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Why did the Pharisees say it was illegal to carry the mat on the Sabbath?



      

John 5:10

ESV - 10 So the Jews said to the man who had been healed, "It is the Sabbath, and it is not lawful for you to take up your bed.

Clarify Share Report Asked November 12 2013 Mini Beverly Bethea

Community answers are sorted based on votes. The higher the vote, the further up an answer is.

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Stringio Vincent Mercado Supporter Skeptic turned believer, Catholic, father of 3
Halakha (Jewish law) identifies thirty-nine categories of activity prohibited on Shabbat, and clarifies many questions surrounding the application of the biblical prohibitions. Many of these activities are also prohibited on the Jewish holidays listed in the Torah, although there are significant exceptions permitting carrying and preparing food under specific circumstances.

Jews disagree about how to interpret these categories and there are often strong disagreements between Orthodox Jews and Conservative Jews or other non-Orthodox Jews.

The thirty-nine creative activities are:
1. Planting
2. Plowing
3. Reaping
4. Gathering
5. Threshing/Extraction
6. Winnowing
7. Sorting/Purification
8. Grinding
9. Sifting
10. Kneading/Amalgamation
11. Cooking/Baking
12. Shearing
13. Scouring/Laundering
14. Carding/Combing wool
15. Dyeing
16. Spinning
17. Warping
18. Making two loops/threading heddles
19. Weaving
20. Separating two threads
21. Tying
22. Untying
23. Sewing
24. Tearing
25. Trapping
26. Slaughtering
27. Flaying/Skinning
28. Curing/Preserving
29. Smoothing
30. Scoring
31. Measured Cutting
32. Writing
33. Erasing
34. Building
35. Demolition
36. Extinguishing a fire
37. Igniting a fire
38. Applying the finishing touch
39. Transferring between domains

Carrying of mats fall under #39.

November 26 2013 1 response Vote Up Share Report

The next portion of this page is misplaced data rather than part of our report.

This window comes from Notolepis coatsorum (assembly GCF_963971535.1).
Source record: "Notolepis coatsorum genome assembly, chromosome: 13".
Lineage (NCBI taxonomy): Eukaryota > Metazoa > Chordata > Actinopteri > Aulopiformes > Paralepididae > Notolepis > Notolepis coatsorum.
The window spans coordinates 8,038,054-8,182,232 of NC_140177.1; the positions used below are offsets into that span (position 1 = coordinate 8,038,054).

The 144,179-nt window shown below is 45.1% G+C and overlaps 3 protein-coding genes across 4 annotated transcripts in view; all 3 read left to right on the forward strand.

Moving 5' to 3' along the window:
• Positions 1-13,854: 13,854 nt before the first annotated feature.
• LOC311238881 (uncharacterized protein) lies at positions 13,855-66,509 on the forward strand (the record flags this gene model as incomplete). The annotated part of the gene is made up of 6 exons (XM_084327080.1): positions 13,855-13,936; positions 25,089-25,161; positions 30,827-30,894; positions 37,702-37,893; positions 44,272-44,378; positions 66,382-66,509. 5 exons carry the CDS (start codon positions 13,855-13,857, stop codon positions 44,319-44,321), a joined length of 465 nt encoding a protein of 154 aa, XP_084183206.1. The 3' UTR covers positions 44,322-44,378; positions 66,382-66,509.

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Seth3 Seth Freeman
The Jews were not allowed to work on the Sabbath, and they had very strict rules about what was classified as work. It was considered work to carry his mat, and therefore the Pharisees would have seen it as wrong.

November 12 2013 1 response Vote Up Share Report


1
Mini NicLaatz Laatz
As is apparent already, the Jews had a set of extra-biblical laws and traditions which Jesus endeavored to destroy, as they had no biblical authority. 

The carrying of a mat was considered a burden; however, the biblical injunction is to refrain from secular work, not to be idle. In fact, Isaiah 58 describes the Sabbath as a day not for rest in general, but of ceasing from our own work and doing God's work.

Hebrews states concerning the Seventh Day,"There remaineth therefore a rest to the people of God. For he that is entered into his rest, he also hath ceased from his own works, as God did from His".

The Sabbath is ceasing from our own works, as God ceased from His own works on the seventh day, wherefore, according to the 4th commandment, He sanctified and blessed that day. But it is more importantly, a day to take up the works of God, wherefore of the Sabbath day Christ declared, "My Father is at work until now, and I work".

Jesus broke the Sabbath of the Jews, but restored the Sabbath of God, wherefore "the Son of man is Lord even of the Sabbath day".

October 11 2020 0 responses Vote Up Share Report


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Mini Nathaniel Sklenicka
I think the religious leaders in Jesus's culture missed the heart of God behind the commandments in the Torah and regarding carrying on the Sabbath. I believe the heart is not going about one's own work, which is for personal profit or gain, but instead, focusing on God's work and his desires.

In a more technical way, I believe the intention behind the sabbath rules were about work that produced or created. Carrying one's mat would not fall under that intent unless you were doing it to create or produce something (such as a profit). The guy just wanted to move his belongings without any intent to profit or produce from it.

May 13 2021 0 responses Vote Up Share Report


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